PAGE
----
The nightly Starbench runs push data to Stardog Cloud and the dashboard queries Stardog Coud to pull the data. For any individual benchmark we can retrieve the history and display it as a chart and see when the slowdowns or speedups occurred:
Starbench lets us easily compare runs from different branches of the code so we can detect and fix any performance issues before changes get merged into the main development branch. The charts are nice for humans, but the process is also tied to our CI/CD infrastructure so comparisons are done automatically without the need for visual inspection.
It is great that Starbench has a lot of breadth and tests lots of different things, but this is also its curse. Read benchmarks use a different metric (query mixes per hour) than write benchmarks (nodes-and-edges updated per second). Write throughput depends on the initial size of the database, so it’s not possible to compare the results from one benchmark type with the results from another benchmark type.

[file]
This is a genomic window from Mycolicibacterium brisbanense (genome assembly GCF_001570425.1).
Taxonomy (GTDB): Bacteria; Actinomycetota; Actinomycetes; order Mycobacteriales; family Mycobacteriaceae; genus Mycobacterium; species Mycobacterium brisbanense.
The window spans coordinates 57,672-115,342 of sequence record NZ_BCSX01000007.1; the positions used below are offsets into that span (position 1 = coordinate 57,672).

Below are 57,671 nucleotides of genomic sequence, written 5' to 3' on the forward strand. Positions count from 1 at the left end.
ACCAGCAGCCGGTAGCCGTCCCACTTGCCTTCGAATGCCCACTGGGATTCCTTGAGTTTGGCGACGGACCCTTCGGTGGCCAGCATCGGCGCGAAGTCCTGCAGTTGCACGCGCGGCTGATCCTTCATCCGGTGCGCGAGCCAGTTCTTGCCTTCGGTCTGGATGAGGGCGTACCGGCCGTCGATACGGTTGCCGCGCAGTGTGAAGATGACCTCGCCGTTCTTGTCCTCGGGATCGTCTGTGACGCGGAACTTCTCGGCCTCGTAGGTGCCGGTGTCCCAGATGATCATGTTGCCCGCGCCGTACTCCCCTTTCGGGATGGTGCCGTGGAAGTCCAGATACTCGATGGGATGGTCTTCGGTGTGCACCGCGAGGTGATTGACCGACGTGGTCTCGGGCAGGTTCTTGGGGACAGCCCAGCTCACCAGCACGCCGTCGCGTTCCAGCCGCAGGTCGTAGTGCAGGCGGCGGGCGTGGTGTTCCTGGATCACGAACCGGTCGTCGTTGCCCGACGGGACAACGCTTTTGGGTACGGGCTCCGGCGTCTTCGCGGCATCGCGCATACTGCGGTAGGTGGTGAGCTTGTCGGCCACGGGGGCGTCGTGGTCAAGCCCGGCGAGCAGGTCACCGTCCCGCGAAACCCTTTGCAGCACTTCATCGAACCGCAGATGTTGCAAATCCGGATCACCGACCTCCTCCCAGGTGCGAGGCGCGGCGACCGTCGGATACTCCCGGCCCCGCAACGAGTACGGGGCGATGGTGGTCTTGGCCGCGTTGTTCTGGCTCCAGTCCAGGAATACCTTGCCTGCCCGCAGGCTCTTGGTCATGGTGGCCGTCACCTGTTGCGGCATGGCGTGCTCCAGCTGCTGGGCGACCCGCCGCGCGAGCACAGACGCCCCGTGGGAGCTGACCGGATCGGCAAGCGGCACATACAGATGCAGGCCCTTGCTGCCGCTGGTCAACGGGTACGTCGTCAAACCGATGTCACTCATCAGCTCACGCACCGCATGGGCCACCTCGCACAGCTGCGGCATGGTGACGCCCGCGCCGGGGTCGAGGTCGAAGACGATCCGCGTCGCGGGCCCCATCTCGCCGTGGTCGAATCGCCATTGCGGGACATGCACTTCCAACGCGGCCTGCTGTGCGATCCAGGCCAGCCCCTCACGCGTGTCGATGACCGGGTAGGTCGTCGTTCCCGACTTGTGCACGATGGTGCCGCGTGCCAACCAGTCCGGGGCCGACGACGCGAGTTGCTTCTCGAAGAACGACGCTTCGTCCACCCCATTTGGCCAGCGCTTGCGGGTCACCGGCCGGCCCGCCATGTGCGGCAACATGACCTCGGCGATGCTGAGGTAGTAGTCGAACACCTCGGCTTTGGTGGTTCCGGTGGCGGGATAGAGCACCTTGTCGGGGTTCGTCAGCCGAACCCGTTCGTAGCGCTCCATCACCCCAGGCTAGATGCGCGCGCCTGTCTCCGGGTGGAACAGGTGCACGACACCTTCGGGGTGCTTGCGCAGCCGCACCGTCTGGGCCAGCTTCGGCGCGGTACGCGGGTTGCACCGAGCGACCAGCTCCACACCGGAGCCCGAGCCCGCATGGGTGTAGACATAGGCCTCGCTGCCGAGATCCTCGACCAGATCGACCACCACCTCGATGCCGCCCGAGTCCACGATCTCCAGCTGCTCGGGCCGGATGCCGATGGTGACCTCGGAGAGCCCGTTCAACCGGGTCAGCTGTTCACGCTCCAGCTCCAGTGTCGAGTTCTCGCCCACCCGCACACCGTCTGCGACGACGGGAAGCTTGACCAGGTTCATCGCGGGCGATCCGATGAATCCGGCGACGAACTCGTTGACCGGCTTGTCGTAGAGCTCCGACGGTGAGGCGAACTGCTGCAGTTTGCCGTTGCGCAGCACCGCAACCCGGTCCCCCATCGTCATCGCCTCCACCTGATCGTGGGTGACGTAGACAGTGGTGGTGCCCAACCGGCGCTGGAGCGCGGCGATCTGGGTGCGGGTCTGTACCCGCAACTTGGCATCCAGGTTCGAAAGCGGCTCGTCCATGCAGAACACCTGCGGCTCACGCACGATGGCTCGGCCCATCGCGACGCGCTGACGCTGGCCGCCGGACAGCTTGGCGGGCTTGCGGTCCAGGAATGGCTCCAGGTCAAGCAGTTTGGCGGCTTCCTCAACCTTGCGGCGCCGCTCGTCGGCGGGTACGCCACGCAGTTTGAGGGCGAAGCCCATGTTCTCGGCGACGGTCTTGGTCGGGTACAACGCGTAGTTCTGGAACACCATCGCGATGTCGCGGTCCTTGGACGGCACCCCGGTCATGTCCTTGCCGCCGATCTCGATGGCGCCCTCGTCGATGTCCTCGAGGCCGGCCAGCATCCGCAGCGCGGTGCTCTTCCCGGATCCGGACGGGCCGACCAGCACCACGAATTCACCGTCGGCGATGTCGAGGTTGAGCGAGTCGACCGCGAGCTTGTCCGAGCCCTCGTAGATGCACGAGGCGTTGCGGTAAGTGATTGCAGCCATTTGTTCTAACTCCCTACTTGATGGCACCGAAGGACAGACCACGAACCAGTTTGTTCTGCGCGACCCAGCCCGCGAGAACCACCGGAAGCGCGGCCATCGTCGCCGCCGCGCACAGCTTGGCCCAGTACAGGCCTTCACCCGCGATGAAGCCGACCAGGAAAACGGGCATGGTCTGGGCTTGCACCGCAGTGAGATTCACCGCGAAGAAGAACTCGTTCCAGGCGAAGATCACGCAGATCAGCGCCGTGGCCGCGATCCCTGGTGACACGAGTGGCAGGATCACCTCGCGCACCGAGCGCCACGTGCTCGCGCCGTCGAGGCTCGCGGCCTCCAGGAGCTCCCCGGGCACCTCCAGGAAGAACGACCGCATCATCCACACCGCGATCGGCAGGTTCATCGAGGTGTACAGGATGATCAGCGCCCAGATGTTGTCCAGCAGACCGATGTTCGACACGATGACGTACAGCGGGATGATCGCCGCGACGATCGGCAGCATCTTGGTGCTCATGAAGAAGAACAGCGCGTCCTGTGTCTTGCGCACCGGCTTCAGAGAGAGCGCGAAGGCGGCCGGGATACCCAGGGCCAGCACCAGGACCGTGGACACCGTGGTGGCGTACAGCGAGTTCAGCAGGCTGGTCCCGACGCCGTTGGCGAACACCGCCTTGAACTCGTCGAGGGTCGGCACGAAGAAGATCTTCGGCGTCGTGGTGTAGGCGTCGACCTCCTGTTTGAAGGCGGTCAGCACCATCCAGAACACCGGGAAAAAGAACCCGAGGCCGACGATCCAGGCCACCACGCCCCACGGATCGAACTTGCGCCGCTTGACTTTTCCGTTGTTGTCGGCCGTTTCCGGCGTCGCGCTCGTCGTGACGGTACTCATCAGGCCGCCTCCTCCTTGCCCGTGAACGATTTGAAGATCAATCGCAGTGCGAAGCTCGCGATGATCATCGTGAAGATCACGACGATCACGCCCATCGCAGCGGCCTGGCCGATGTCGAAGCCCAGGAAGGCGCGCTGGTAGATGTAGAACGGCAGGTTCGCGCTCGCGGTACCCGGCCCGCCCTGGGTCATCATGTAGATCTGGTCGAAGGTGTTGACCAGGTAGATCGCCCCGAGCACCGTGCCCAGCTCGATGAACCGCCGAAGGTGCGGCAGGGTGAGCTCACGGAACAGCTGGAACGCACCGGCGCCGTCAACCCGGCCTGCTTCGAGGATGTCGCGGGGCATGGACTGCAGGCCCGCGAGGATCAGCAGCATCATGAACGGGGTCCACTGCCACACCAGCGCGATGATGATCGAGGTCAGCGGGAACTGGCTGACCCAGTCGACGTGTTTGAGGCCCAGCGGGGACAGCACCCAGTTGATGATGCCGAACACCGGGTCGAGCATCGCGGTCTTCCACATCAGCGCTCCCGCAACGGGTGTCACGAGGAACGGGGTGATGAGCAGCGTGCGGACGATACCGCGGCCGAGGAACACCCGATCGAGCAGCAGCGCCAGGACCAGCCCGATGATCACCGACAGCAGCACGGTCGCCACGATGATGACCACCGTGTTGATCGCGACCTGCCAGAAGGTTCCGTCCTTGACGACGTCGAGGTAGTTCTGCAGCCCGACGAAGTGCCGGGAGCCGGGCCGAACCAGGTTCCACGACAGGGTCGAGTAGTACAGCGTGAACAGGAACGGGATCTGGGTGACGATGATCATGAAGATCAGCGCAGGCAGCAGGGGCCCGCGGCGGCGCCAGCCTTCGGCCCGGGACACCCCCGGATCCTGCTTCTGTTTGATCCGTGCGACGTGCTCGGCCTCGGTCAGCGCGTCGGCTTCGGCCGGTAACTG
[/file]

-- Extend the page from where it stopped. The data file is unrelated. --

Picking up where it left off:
This variety makes it hard to see the overall impact of a change on performance or to even conclude that there is nor isn’t an overall impact. Failures are singled out but improvements are not, and you also can’t see the general performance trend over time. We can see the trees but not the forest.
We’ve considered several different ways to combine these different metrics from benchmarks into a single number that will tell us if things look good or bad, but in the end we did not have a satisfactory solution for comparing apples and oranges. We finally decided to give up on the idea of a single metric and adopted a simpler approach.